They make for pretty cool commercials, but
if you think about them for a minute, those ESPN “Without
Sports” ads bring up a pretty scary thought: What if there
really were no sports? OK, it wouldn’t be the worst thing
that could happen (not quite, anyway), but things would be
different. Very different. Some of us wouldn’t even have been
lured to attend Michigan, and even if we were, college would be an
incomplete experience.

Kate Green

Without sports, there’d be no football Saturdays, no
walking to the stadium with thousands of other students, and no
rushing the field. There would be no weekend road trips, no reason
at all to trek to Iowa City or Big Rapids or Bowling Green. We
would never walk into Crisler Arena for the first time or get
chills when we watch, for the last time as students, the Michigan
Marching Band take the field in the Big House.

Without sports, there’d be no reason to skip class on the
third Thursday afternoon in March, and we would never start writing
a term paper at 1 a.m. because a game went into double

Without sports, we wouldn’t know what it was like to never
get tired of “One Shining Moment,” or watch
“Hoosiers” for the 100th time and then not be able to
wait for the next time. We wouldn’t watch a tape of ’98
Rose Bowl years later and still celebrate when the clock runs

Without sports, we couldn’t watch Jeff Tambellini utterly
confuse a goalie, Steve Breaston turn a tackler into a fool with
one sick move or Brent Petway sky for an alley-oop. There would be
no grinders or sixth men or walk-ons reminding us what it’s
all about. Without sports, we could never get away with calling a
guy Hunnie or Cookie or Dewie.

Without sports, there would be no trash talk, no proclaiming our
loyalty on a T-shirt, no block “M,” no bragging rights,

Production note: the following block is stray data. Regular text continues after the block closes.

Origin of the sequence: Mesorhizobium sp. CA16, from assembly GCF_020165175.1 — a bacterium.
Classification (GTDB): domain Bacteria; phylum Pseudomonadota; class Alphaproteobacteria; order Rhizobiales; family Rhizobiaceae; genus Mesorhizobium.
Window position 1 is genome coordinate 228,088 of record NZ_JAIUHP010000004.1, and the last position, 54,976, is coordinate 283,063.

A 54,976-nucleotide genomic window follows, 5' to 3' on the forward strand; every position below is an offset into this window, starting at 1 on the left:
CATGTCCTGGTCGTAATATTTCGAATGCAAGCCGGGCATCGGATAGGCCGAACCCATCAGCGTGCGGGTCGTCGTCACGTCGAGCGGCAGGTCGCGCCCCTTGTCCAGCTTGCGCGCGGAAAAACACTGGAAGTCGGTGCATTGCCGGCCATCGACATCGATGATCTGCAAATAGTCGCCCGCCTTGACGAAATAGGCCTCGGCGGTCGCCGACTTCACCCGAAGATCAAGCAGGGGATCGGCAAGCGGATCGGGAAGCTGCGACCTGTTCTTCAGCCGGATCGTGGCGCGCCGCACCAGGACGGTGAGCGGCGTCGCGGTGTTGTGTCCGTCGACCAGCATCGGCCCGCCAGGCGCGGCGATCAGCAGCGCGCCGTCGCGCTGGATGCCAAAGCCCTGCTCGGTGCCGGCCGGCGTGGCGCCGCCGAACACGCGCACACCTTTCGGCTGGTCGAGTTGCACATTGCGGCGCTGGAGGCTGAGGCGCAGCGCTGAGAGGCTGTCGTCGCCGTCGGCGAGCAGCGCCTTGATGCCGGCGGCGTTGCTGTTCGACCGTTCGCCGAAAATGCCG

no rubbing it in, no sharing the agony. Without sports, we
wouldn’t get our best friend to text message us updates every
10 minutes while we’re stuck at a family dinner.

Without sports, there would be no need to guard the
“M” on the Diag, and the color green wouldn’t
make us cringe a little bit.

Without sports, we’d never listen to Frank Beckman and Jim
Brandstatter on the car radio, counting on them to be our eyes.
We’d never hear Keith Jackson’s “Whoa
Nellie” or hear televisions, all turned to the same channel,
echoing down the dorm hall. We’d never hear the swish of a
perfect shot hitting the twine or the clang of a puck hitting the
post or the collective groan of a crowd or 110,000 people singing
“The Victors” in one voice.

Without sports, how would we pour sweat or push ourselves to the
limit or blow off steam or knock down a game-winner and feel, just
for a moment, like we’re not all that different from the
players in maize and blue?

Without sports, we’d have a lot fewer stitches and black
eyes, go through a lot fewer ice packs and Ace wraps. Without
sports, how would we be tough?

Without sports, we wouldn’t pull the glove out of the
closet and play catch on the first warm day of spring or play touch
football in the snow and forget it is cold out or shoot hoops in
the park and not even realize it’s raining.

Without sports, our hearts would pound a little less, and we
wouldn’t sit on the edges of our seats quite so often. We
wouldn’t be devastated as often. But, also, we wouldn’t
have a reason to wait until next year. We wouldn’t be 1,000
miles from home, see a maize-and-blue flag, and feel like we

Without sports, who would teach us about underdogs and hustle
points and never, ever giving up? How would we learn to hold our
heads high in defeat and have class in victory? There’d be a
little less inspiration, fewer reminders of courage and persistence
and humanity. Without sports, we would never know about unity or

Of course, not everything would change. Without sports, we would
probably still find some reason to hate Columbus.

Courtney Lewis can be reached at

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